Rich Miller was relentless.
A starting linebacker on the Kansas football team, Miller knew he couldn't let an opportunity pass once a childhood friend of his, Kalon Gervin, decided to transfer from Michigan State.
Miller reached out almost immediately to let Gervin know the Jayhawks needed him. He then stayed in touch for months, offering reminders of their time playing youth football against each other in Detroit and remaining in contact even after Gervin decided on Wisconsin in October.
"I still didn't let up on him," Miller said. "I was like, 'Watch our games and see if this is what you want to do.' Finally did it, got him to take a visit, and it was history after that."
Gervin, a cornerback, flipped his commitment to Kansas in mid-December. In January, he was one of eight transfers to enroll at the university — and one of three whose decision was heavily influenced by a player on the team who had been a friend for years.
Running back Ky Thomas, from Topeka, chose to transfer to KU from Minnesota last month in part to play alongside Lawrence High grad Devin Neal. Middle linebacker Eriq Gilyard, who decided to leave UCF, was sold on the university by safety Kenny Logan, whom he knew from their days growing up on Florida's First Coast.
All three players are expected to assume significant roles for the Jayhawks in the fall. Coach Lance Leipold, entering his second season, said their decisions demonstrate not only that the players he inherited want to be in Lawrence but that they want others to be part of the experience as well.
"It goes to the quality of the young men that we have in our program and knowing what it takes ... and embracing competition, whether it be at your position or whatever, that we need to add to our program and always have to," Leipold said.
Logan, a safety from St. Augustine, used to drive an hour north to Jacksonville with a few friends to watch Gilyard play for Trinity Christian Academy, a high school that has won six state titles in the last 12 years.
Like Gervin, Gilyard decided to transfer early in the season. He made his decision known on Oct. 6 in a social media post that caught Logan's eye.
"I was chillin' one day and then I'd seen it, so I texted him like, 'What's up? What's your plans?'" Logan said. "We just got to talking and I was like, 'Come up here. Come play with us.' It just went from there."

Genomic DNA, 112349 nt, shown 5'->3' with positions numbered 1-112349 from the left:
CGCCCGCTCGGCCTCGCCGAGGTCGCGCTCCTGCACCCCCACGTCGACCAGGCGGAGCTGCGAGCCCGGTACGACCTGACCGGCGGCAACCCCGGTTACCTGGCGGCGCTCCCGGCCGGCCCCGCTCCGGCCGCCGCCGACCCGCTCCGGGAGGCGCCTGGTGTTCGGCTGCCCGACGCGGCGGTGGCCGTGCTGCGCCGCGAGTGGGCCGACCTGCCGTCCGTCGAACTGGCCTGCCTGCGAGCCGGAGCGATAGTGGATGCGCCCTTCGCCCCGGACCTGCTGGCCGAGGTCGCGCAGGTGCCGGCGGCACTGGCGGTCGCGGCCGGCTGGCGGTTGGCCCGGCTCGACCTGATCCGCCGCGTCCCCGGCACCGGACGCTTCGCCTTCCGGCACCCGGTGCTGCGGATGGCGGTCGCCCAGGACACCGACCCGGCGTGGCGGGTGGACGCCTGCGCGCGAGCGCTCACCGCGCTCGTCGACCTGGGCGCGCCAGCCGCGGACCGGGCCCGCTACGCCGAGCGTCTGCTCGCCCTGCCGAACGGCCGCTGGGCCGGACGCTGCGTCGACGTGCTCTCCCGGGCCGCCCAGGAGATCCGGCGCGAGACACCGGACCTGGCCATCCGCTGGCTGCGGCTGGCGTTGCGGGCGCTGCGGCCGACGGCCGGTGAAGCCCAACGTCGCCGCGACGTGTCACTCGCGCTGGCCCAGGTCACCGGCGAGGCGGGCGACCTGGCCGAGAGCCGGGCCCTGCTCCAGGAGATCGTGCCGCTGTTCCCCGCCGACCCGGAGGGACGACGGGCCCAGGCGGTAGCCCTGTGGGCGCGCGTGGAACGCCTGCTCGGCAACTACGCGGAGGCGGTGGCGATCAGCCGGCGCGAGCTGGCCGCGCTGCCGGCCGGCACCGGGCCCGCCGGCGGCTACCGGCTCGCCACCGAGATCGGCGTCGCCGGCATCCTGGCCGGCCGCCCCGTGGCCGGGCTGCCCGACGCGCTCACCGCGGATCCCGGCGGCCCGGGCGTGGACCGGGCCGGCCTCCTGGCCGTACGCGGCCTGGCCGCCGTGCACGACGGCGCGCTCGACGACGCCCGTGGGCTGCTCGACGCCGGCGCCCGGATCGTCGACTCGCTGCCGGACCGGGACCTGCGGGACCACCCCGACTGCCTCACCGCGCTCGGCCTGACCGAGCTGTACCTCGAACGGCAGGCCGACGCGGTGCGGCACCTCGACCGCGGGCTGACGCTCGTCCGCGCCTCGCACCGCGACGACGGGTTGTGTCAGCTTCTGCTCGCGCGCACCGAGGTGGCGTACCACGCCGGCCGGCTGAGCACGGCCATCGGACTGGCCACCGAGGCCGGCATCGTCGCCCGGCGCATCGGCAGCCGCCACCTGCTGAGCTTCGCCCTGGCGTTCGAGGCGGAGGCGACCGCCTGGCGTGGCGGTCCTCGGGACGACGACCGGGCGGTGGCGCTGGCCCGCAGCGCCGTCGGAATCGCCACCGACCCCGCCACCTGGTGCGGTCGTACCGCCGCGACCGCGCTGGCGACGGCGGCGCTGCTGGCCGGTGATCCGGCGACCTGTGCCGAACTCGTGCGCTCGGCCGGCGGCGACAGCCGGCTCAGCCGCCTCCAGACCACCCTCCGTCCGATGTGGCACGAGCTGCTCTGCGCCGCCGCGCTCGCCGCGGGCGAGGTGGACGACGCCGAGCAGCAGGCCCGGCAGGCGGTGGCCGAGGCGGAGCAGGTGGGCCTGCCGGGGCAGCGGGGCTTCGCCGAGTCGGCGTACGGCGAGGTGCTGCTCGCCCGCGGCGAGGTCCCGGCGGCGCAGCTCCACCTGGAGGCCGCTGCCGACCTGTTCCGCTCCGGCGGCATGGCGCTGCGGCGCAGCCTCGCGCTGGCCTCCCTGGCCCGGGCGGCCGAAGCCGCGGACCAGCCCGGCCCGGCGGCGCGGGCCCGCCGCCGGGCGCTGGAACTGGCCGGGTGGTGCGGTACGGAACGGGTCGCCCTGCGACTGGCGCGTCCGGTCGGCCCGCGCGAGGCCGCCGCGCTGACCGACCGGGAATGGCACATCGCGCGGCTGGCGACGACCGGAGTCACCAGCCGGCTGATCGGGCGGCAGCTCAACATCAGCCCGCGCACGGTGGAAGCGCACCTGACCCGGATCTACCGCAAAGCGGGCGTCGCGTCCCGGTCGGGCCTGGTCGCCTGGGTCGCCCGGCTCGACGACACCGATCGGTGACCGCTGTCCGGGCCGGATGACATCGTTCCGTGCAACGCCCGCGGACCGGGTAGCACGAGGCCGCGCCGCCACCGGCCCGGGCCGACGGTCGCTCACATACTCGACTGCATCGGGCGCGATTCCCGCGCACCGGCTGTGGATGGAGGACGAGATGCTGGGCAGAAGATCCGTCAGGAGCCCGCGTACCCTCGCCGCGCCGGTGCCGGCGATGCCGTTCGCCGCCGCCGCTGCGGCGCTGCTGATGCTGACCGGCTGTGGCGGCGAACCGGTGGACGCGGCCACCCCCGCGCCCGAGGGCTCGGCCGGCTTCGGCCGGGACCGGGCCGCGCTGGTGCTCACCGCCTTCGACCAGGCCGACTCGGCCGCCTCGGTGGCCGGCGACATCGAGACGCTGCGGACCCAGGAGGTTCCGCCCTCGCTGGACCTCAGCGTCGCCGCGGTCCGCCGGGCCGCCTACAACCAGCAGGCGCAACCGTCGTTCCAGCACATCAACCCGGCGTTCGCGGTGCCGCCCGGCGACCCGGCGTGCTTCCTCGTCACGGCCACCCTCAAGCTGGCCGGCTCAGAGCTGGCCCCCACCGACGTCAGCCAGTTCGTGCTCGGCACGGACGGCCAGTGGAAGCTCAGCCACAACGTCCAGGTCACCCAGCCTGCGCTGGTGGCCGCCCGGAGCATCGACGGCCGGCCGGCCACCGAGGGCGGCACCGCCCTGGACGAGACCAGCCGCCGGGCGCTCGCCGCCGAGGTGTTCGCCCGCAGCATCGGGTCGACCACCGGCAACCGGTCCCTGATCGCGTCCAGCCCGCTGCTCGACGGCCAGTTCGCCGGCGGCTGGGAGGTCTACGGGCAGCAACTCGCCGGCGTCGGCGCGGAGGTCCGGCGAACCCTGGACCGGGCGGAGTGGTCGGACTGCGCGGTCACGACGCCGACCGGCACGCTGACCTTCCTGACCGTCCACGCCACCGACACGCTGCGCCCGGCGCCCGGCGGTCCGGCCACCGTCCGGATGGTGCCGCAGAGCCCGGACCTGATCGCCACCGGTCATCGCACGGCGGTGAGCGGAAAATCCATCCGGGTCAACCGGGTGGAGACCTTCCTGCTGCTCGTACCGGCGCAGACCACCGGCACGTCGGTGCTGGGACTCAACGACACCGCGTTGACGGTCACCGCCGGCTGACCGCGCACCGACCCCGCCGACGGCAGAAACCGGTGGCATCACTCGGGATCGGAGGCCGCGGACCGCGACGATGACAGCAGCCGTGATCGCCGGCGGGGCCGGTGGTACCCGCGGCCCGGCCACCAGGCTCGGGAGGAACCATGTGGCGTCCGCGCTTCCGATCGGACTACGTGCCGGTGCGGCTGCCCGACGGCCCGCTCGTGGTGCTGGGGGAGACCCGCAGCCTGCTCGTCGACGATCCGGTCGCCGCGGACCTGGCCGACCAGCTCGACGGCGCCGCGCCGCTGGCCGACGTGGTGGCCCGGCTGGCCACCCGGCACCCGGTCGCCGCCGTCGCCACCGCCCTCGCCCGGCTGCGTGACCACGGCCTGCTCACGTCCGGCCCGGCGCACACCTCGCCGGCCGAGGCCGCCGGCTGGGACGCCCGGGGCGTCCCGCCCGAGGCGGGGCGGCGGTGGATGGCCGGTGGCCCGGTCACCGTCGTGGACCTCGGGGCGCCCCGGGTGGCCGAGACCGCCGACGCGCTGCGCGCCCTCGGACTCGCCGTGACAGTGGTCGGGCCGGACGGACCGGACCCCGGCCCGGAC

Logan hosted Gilyard, who is a year older than him, during an official visit to Kansas in early December. He mentioned the close friendships he had formed with many players, including the half-dozen on the team also from Florida, and pointed to how competitive the Jayhawks were late in the season. Gilyard committed a week later.
Thomas' recruitment was slightly different. Although he remained at Minnesota through the Guaranteed Rate Bowl on Dec. 28 and shared his decision to leave a week later, he turned to Neal, a former youth football teammate, for help through the process of finding a new home.
The Jayhawks had already received a commitment from one running back — Sevion Morrison, a Tulsa native who had been at Nebraska — but that didn't matter to Neal.
He served as the host for Thomas' visit to Kansas in mid-January, much like Logan did with Gilyard. They rekindled their relationship and spoke about the future, and Thomas was sold. He committed that weekend, with classes set to begin three days later.
"We knew that he was a super-good running back and he played really well last year," Neal said. "It was even cooler to think that when he reached out to me and said, 'I'm seriously considering KU,' it meant a lot to me because I knew I would love to play with him again."
Unlike his teammates, Miller didn't get the chance to show Gervin around KU. He was attending a professional networking opportunity for Big 12 athletes in Dallas the first weekend of December, when Gervin was visiting. That meant teammate Cornell Wheeler, who is from the Detroit area, served as Gervin's host.
But just like he had for months, Miller remained on top of what was happening on campus. That Saturday night, Gervin called Miller to let him know he was on board, then shared his decision on social media a week later.
As someone who also transferred to Kansas — he followed Leipold from Buffalo before last season — Miller knows the adjustments his teammates should face.
But so far, he hasn't seen any.
"I feel like we almost hit the lottery with who we brought in because everybody came in and straight bought in," Miller said. "There's been no questions. Everybody's bought in and you can't even tell they're transfers no more. I don't even look at them like transfers. We're all here together."